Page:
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#1 Posted : 27 July 2000 14:30:00(UTC)
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Posted By Bill Bircham I hope I don't regret asking this but here goes... I would appreciate the views, experiences, recommendations, condemnations etc of my most esteemed, highly professional (grovel) colleagues on the subject of taking the big three, Safety, Environment and Quality, and integrating them into a single management system. I would be particularly interested to hear of the pitfalls and success stories. As you may have guessed, my organisation is looking into this. My own view is that the synergies created are hard to ignore. This coupled with the competitive advantage offered by ISO 9000 & ISO 14000 accreditation, might actually be a leverage to strengthen the role of safety within the organisation. Your thoughts please....
#2 Posted : 27 July 2000 16:03:00(UTC)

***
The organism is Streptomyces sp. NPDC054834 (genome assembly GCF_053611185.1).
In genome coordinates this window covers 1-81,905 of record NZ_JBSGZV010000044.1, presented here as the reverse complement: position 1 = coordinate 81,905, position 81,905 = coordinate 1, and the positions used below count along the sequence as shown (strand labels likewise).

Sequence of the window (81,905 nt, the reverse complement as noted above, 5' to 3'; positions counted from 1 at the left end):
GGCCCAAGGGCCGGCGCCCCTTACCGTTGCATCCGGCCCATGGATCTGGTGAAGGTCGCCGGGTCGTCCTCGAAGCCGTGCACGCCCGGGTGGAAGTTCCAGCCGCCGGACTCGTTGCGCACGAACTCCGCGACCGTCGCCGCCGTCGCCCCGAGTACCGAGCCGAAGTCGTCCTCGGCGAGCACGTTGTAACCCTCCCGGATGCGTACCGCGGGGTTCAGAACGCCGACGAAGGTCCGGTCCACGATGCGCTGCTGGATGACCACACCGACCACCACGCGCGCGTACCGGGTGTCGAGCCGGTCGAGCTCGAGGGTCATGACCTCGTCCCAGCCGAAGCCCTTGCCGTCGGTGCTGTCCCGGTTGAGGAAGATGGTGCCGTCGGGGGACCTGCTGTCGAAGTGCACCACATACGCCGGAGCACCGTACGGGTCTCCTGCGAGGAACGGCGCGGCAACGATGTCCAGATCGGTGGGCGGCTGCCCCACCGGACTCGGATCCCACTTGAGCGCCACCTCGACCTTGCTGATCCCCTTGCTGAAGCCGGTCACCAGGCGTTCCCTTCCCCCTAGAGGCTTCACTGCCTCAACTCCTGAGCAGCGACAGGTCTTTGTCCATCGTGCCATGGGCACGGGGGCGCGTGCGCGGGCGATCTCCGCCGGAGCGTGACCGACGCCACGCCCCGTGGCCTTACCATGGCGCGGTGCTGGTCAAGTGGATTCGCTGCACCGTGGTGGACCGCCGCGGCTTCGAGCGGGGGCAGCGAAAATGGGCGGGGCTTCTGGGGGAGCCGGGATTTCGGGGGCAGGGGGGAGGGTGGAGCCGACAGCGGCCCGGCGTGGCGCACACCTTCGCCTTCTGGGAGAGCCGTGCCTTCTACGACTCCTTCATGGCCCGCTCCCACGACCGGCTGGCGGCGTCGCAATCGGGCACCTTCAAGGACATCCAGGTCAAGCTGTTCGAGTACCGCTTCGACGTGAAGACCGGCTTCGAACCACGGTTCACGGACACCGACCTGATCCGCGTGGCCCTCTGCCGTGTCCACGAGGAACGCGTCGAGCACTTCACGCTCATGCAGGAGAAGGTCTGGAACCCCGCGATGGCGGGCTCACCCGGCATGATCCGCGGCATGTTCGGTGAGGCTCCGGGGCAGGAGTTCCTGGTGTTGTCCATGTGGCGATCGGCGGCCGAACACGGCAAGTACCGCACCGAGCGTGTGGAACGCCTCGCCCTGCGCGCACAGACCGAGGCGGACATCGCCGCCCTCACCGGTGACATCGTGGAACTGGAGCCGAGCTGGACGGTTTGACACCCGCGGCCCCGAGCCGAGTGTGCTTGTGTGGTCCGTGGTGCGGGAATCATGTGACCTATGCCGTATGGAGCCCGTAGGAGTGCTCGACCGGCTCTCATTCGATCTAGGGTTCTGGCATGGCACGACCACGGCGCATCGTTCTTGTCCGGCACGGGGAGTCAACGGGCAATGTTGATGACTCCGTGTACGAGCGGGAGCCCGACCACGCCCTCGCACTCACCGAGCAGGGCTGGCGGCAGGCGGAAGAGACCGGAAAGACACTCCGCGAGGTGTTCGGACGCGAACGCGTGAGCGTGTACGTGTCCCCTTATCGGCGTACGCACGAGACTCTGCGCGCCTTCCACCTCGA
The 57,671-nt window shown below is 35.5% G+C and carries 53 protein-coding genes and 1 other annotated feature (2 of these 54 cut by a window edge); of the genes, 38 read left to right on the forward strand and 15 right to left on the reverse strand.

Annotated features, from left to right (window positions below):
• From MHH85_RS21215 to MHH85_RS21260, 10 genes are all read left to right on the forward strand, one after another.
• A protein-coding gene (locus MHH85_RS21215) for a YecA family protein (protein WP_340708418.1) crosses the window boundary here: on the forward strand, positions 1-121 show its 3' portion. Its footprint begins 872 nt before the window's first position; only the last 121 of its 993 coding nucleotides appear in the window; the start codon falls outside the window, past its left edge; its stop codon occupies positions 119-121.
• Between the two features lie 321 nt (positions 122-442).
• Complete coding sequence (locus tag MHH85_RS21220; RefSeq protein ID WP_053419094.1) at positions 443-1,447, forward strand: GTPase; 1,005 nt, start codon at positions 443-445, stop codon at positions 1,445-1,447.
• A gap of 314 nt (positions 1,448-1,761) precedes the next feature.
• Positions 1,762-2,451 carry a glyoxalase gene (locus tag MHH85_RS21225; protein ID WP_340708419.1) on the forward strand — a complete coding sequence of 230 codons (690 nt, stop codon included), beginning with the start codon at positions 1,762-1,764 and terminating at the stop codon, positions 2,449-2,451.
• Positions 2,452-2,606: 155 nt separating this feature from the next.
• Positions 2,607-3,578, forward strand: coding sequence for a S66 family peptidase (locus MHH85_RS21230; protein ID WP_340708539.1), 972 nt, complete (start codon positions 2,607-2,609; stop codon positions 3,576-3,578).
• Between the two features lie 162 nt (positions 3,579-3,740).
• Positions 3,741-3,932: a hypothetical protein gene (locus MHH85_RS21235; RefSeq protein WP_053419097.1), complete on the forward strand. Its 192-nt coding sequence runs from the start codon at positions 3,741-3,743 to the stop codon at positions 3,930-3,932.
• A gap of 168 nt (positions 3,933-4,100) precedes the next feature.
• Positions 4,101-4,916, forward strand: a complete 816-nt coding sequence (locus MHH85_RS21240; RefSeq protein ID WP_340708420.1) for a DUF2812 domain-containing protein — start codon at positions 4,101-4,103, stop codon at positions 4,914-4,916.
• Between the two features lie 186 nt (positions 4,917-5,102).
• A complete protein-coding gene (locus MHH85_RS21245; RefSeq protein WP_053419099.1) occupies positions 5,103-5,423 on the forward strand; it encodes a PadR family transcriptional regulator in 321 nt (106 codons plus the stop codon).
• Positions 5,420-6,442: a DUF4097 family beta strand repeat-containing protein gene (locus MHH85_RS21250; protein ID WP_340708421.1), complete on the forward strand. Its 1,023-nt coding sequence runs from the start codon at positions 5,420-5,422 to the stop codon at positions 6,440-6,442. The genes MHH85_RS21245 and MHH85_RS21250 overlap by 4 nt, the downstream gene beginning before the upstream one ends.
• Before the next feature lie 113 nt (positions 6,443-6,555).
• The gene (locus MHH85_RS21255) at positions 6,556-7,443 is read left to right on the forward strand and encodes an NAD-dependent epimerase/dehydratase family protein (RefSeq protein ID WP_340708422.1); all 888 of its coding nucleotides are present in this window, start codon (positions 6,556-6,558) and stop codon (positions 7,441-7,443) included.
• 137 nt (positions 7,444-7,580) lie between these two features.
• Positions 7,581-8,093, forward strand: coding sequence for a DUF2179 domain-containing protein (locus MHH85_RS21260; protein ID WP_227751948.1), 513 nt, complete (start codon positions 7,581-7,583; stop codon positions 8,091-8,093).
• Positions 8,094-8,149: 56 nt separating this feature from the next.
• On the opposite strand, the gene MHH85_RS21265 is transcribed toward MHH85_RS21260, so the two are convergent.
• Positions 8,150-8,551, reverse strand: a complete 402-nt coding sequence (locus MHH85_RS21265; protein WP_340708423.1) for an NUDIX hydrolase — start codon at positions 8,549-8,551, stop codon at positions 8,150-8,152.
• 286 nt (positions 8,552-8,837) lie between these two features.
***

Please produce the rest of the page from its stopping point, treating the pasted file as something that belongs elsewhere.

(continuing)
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Posted By Ian Waldram Have you read the IOSH Policy on this, if not it's a good start on the pro's and cons? Another useful reference is John Rimminton's survey on contractor management for HSE titled "Managing Risk Adding Value". My observation on his results is that clearly those organisations working in global markets tend to use an integrated, quality-based management system. In my personal experience in the offshore hydrocarbon industry, integration worked well. However we didn't in fact have a formal in-house quality system (the industry has almost no external customers, so there is no external driver), we merely tried to work to quality principles. We did have one go at a fully-integrated business management system, and soon gave up at the magnitude of the task facing us to try to get every single part of the organisation moving its business processes to a quality-based approach - that's mainly a comment on how far the organisation was from this, than the validity of the vision! All the above is in the context of systems which are NOT externally verified - I have no personal experience of that aspect, though plenty others in the industry do have.
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